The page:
Critical Mass: Does Southpaw make Jake Gyllenhaal a contenda?

25 Jul 2015 | Author: | No comments yet »

Gyllenhaal finds ‘most adult’ role in ‘Southpaw’.

Jake Gyllenhaal has had a penchant for the dark side in recent years, playing tormented and sometimes sociopath characters on the fringe, but the actor found himself playing the “most adult and most evolved” role to date as a professional boxer. The gladiatorial thrill of the sweet science, pitting men (and women) in the ring with no place to hide and no one to blame, is great drama, as are the dire socio-economic conditions and scent of larceny that are never too far from the combatants. In Southpaw, out in US theatres on Friday, Gyllenhaal plays Billy Hope, a New York orphan who becomes a rags-to-riches boxing success, then spirals back into poverty and is unable to care for his young daughter after the sudden death of his wife Maureen (Rachel McAdams). “Spending the money he’s been given and holding onto things, and believing that he earns them and deserves them, all of those things are quick to go.” Directed by Antoine Fuqua, Southpaw follows Billy as he mentally falls apart and struggles to pull himself out of a severe slump as his preteen daughter (played by Oona Laurence) disconnects with him.

Billy’s trusted circle quickly dissipates as his world crumbles; his manager Jordan (50 Cent) jumping ship early when Billy refuses to fight in a match. Billy’s reason for living is his wife (Rachel McAdams) and their daughter (Oona Laurence), but when a tragedy threatens to cost him everything he holds dear, he has to slam into several rock bottoms before he get backs on his feet. “At his lowest point, Billy humbles himself and asks the owner of a skid-row gym (Forest Whitaker) for help getting back on top and gets the sort of gruff life lessons ripped from the Burgess Meredith playbook,” writes EW’s Chris Nashawaty, in his C+ review. “Gyllenhaal and Whitaker’s wary friendship is the film’s high point.” Southpaw was written by Sons of Anarchy creator Kurt Sutter as a starring vehicle for Eminem. To play Billy, Gyllenhaal honed his physicality into that of a boxer’s, which he called “hard physical work,” and attributed the challenge to mental training as well. The rapper and 8 Mile star eventually declined — though he executive produced the soundtrack and contributed the film’s song, “Phenomenal” — opening the door for Gyllenhaal to tackle another transformational physical performance following his acclaimed turn in last year’s Nightcrawler.

Last year, Gyllenhaal won praise for playing a ruthlessly ambitious crime-scene reporter in Nightcrawler, a role that he starved himself for to capture a character on edge. “Billy is all heart,” he said. “He’s committed deeply and loves deeply his family, but he has this rage and this anger that has brought him great success but ends up destroying all the success he’s gathered because of it, so he’s confused.” He convinced director Antoine Fuqua, a boxer himself, that he could handle the physical demands in the gym and the ring, and Harvey Weinstein is already trumpeting the 34-year-old as an Oscar candidate. He’s thrilling to watch and the only unpredictable thing in a two-hours-plus movie where you can count on one hand the number of moments that aren’t hand-me-downs from better boxing films like Rocky, Raging Bull, and Fat City.” “Forget boxing. But Jake Gyllenhaal finds the emotional through line in Sutter’s script, showing us someone who wants to feel pain, wants to be pummeled, wants to die, and wants to fight the world. It’s one of the great performances of a man being eaten up inside…” “Gyllenhaal goes deep with his performance, with a touch of Brando-esque mumbling in his line deliveries, and some bursts of rage that would make Sean Penn blush.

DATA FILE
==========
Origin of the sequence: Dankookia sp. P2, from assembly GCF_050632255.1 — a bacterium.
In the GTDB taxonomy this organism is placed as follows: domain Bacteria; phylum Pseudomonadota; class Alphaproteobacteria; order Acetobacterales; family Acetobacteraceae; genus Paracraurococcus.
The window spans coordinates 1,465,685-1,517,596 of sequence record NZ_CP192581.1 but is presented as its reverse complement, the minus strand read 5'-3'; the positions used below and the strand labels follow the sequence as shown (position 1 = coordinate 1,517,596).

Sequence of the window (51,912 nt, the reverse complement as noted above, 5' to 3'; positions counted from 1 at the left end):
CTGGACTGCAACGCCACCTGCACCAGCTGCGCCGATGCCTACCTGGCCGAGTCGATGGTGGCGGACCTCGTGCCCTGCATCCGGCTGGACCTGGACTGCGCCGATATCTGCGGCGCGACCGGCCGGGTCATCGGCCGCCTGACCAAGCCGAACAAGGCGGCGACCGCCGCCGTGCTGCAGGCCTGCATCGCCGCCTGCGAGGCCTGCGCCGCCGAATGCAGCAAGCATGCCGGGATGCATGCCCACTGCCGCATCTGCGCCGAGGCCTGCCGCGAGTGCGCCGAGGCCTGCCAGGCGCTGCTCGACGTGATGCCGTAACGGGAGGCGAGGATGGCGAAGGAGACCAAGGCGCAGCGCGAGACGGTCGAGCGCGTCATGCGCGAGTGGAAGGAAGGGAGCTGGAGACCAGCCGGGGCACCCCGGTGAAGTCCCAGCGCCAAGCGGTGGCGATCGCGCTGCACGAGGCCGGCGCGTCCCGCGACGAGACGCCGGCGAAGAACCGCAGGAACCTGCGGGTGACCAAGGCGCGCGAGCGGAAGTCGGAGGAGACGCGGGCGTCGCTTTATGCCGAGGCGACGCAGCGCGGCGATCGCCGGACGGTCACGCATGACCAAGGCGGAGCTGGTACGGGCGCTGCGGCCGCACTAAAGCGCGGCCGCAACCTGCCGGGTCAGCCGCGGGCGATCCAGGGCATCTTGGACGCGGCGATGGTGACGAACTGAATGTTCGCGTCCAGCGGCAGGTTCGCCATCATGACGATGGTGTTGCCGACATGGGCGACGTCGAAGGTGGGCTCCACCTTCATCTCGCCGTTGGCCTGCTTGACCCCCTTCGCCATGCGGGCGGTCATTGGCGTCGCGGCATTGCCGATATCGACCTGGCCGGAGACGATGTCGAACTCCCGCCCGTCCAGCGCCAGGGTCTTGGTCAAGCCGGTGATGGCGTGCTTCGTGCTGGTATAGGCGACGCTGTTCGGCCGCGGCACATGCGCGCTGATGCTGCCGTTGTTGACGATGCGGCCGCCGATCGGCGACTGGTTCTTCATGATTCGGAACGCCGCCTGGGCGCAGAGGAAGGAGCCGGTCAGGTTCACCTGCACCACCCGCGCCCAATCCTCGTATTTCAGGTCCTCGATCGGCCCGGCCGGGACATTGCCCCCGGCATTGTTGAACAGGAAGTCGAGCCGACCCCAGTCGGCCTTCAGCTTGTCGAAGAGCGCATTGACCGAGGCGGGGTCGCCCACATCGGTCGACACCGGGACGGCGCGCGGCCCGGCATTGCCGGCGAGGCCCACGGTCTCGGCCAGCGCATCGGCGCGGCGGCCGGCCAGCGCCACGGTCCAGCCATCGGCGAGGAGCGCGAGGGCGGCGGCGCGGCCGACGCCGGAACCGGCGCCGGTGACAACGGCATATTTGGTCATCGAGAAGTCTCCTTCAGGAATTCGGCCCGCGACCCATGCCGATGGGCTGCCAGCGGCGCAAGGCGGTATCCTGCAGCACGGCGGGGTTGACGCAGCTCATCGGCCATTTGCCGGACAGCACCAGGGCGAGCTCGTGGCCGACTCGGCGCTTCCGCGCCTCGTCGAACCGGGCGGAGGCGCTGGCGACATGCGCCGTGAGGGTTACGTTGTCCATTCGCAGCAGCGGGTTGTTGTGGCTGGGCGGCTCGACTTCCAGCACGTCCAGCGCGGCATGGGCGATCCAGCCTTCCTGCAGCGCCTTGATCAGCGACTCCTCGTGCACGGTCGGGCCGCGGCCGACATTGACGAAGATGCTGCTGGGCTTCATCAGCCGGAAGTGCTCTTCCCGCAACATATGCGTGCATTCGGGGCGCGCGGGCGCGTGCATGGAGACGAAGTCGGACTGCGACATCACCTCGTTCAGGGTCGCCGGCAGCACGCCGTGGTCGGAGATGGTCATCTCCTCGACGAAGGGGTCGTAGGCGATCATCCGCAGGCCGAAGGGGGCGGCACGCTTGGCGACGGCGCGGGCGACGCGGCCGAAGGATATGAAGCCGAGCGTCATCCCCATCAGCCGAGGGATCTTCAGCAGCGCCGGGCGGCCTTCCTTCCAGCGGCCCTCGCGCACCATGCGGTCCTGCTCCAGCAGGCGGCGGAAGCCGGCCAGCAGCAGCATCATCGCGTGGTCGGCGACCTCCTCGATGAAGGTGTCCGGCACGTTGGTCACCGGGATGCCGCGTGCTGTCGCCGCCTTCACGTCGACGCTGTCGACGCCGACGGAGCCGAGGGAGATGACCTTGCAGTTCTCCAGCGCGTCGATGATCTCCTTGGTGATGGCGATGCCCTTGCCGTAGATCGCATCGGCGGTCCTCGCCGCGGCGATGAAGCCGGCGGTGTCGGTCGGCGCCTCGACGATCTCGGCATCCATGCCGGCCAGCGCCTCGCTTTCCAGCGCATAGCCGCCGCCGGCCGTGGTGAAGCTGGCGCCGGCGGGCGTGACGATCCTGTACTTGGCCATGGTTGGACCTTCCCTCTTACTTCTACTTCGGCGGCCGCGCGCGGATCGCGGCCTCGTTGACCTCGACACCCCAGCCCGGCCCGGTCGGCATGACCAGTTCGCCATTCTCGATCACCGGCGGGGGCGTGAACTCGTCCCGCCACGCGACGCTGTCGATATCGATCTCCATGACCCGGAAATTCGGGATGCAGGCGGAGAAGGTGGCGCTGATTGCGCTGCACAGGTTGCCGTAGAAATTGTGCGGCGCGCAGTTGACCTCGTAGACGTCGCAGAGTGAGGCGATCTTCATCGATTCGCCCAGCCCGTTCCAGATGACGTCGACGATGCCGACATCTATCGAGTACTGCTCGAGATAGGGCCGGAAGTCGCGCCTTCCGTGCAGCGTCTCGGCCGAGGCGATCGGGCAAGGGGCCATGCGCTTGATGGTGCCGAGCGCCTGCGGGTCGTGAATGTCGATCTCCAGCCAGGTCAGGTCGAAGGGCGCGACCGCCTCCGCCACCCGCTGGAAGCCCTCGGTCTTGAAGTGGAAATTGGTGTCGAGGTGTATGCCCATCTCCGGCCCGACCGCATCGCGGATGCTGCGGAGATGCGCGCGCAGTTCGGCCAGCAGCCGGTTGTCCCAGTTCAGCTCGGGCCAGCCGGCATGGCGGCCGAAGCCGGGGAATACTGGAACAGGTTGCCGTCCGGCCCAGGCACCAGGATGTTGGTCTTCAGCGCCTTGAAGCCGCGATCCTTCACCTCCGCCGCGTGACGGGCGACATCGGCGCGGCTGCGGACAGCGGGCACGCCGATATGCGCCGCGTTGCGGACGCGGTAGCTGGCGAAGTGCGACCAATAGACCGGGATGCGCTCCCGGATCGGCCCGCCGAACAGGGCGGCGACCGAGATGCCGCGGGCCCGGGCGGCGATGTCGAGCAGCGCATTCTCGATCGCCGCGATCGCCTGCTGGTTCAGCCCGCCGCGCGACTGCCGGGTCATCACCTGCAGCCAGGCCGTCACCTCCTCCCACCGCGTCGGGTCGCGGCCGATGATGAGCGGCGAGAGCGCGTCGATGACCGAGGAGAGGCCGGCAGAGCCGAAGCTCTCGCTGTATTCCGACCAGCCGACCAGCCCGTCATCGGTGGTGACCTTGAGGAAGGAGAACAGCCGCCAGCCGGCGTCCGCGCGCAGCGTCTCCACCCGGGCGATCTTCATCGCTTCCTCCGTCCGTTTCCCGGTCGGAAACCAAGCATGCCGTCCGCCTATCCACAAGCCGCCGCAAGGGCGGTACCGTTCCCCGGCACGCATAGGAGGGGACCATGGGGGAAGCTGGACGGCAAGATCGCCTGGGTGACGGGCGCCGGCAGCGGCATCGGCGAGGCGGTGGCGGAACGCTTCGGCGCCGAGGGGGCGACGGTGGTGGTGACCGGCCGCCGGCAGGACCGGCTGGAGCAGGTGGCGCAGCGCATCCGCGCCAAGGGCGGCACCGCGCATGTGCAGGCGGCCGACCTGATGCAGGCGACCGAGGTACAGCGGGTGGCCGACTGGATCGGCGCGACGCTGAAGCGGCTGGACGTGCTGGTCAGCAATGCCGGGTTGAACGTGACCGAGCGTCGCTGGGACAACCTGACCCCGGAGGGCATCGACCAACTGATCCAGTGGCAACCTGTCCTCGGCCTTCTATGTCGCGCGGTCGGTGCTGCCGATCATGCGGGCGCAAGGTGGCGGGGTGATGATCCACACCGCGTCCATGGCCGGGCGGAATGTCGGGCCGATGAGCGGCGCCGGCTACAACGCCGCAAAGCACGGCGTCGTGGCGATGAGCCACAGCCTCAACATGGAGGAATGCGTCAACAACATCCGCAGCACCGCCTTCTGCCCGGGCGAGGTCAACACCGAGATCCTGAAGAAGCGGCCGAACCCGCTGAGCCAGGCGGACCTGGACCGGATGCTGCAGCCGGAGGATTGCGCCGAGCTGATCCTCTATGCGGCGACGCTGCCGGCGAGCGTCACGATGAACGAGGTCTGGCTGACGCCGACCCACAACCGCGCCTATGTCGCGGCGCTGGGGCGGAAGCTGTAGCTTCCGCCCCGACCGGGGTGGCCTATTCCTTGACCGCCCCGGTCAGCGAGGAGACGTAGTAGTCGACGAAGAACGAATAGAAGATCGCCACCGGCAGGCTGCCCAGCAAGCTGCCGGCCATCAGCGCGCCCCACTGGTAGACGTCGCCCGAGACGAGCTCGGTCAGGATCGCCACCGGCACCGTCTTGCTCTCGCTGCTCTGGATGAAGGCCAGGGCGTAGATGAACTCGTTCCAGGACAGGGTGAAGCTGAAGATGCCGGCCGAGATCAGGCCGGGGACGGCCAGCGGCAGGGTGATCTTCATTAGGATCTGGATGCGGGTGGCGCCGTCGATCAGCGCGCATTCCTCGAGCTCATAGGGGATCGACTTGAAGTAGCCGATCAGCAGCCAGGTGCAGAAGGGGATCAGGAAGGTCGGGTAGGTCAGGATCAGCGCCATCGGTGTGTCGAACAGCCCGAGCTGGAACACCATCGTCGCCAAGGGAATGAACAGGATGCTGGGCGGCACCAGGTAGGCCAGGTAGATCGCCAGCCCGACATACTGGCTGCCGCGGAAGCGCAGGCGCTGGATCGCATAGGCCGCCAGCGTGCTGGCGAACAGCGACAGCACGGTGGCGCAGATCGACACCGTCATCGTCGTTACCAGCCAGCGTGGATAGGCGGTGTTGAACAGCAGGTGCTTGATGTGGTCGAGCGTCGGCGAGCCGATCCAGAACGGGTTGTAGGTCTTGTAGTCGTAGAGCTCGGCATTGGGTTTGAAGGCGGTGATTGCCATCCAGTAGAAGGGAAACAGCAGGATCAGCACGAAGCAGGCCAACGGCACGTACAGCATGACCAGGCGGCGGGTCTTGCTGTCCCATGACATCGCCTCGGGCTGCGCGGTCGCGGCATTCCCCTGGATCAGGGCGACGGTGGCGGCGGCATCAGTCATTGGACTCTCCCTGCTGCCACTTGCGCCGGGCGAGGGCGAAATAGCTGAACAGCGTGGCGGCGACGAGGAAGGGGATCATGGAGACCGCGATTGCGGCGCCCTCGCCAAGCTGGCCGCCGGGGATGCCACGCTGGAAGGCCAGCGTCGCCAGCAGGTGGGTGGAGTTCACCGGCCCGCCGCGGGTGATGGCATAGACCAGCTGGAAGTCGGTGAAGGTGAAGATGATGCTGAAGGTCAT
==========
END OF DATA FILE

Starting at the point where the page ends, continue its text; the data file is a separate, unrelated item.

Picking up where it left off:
Occasionally it feels like grandstanding — acting for the sake of getting people to say, “Now THAT’S acting” — but overall it’s immensely effective work.” “Gyllenhaal proves himself a compelling, even mesmerizing presence amidst the action, even at its most hyperbolic and cliched. … Southpaw may be rote, predictable and mawkish, but none of those faults lie in its star. Even when he looks like an unholy mess, he transcends the movie he’s in.” “The trouble with Gyllenhaal is that he shows little range, not from role to role but within roles.

The only thing surprising is how far he takes what he does without varying his tone. … It’s a brilliant, dull performance.” “One reason to wish Gyllenhall had gone for 7 or 8 out of 10 instead of 14 is that the movie isn’t very good. Each banality just sort of paces shamelessly back and forth, flashing at you like a body in a red-light district.” “If you admire the shameless in cinema, if you consider yourself a connoisseur of contrivance, you’re going to have to tip your glove in the direction of Southpaw, a boxing melodrama so gleefully preposterous attention must be paid.” “Particularly during the film’s first half, Fuqua deploys such a heavy directorial hand that he all but puts a chokehold on the material; he doesn’t seem to be observing Billy’s decline so much as actively trying to break his spirit, as though having the character hit rock bottom numerous times would encourage our empathy rather than leave us feeling crudely manipulated.” “It’s an old story of rise, ruin, and redemption in the boxing ring. But this is a genre with especially sturdy bones, and when Southpaw connects, which is more often than you might expect, you feel it down to your toes. The cast makes it matter, certainly more than Kurt Sutter’s heartfelt but trite script.” “It wouldn’t be a fight picture without a ruthless businessman, a gruff coach or a suffering wife.

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